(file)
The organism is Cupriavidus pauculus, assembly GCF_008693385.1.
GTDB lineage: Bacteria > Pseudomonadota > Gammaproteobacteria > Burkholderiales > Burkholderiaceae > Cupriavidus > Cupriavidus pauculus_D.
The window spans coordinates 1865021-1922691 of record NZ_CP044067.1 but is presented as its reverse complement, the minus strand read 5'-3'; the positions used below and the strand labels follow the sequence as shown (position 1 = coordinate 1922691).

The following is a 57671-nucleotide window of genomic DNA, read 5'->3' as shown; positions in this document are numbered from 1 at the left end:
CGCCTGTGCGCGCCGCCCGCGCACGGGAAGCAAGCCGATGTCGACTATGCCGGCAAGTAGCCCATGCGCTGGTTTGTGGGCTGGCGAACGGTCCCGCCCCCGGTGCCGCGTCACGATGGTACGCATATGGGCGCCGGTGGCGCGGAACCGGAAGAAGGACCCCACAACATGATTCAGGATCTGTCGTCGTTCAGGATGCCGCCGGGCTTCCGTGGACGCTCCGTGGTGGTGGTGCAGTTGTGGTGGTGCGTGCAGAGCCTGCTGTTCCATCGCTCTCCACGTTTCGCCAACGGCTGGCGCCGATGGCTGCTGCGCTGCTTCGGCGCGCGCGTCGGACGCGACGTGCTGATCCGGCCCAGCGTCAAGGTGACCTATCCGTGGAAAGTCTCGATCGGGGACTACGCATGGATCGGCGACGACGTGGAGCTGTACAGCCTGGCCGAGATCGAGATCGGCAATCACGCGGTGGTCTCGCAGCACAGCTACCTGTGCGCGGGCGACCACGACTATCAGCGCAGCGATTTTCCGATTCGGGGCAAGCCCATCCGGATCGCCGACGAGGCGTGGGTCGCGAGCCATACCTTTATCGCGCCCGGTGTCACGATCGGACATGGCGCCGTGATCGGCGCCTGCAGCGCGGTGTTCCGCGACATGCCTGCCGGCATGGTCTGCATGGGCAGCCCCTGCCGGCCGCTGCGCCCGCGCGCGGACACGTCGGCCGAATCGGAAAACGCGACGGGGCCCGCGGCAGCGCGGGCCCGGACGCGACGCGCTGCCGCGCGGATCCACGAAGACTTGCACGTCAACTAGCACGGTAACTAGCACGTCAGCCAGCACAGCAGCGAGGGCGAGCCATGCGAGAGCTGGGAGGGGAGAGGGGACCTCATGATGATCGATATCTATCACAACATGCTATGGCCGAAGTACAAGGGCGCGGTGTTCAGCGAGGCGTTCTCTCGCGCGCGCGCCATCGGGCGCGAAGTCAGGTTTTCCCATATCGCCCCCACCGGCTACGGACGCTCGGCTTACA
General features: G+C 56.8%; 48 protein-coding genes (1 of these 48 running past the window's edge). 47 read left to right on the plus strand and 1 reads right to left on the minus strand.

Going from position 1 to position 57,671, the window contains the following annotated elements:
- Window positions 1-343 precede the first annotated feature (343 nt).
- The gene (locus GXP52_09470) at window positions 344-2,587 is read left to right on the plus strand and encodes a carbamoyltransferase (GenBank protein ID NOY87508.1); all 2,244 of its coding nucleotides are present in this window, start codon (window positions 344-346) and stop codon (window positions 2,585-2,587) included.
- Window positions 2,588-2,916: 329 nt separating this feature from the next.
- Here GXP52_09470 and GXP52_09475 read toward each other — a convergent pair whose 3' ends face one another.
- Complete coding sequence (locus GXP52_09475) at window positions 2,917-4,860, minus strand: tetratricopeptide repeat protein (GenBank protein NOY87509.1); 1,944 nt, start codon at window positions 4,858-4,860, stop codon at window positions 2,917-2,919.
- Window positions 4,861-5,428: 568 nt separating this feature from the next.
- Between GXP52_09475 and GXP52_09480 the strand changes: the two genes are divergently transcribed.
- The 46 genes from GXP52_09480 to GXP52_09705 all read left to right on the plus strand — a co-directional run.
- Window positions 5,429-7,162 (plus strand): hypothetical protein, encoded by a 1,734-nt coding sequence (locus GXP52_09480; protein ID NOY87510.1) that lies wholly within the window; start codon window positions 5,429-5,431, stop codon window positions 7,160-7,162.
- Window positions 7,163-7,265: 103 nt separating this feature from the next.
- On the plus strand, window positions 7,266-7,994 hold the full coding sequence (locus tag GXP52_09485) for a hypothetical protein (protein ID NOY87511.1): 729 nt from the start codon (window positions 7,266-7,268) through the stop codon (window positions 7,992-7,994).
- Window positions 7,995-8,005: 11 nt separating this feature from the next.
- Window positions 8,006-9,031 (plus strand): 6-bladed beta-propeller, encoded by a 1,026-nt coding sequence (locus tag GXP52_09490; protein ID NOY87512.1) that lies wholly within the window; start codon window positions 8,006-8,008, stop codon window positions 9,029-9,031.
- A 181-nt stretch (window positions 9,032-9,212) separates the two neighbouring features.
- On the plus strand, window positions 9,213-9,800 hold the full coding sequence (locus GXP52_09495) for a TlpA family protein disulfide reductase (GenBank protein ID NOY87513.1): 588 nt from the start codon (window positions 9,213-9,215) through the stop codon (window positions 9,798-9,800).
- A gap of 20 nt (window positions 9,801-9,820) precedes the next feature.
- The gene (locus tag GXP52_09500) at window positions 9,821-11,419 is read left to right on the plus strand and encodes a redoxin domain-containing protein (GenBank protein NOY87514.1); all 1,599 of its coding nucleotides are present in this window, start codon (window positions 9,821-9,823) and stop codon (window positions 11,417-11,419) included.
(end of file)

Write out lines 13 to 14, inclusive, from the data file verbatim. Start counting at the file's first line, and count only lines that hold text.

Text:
- Window positions 4,861-5,428: 568 nt separating this feature from the next.
- Between GXP52_09475 and GXP52_09480 the strand changes: the two genes are divergently transcribed.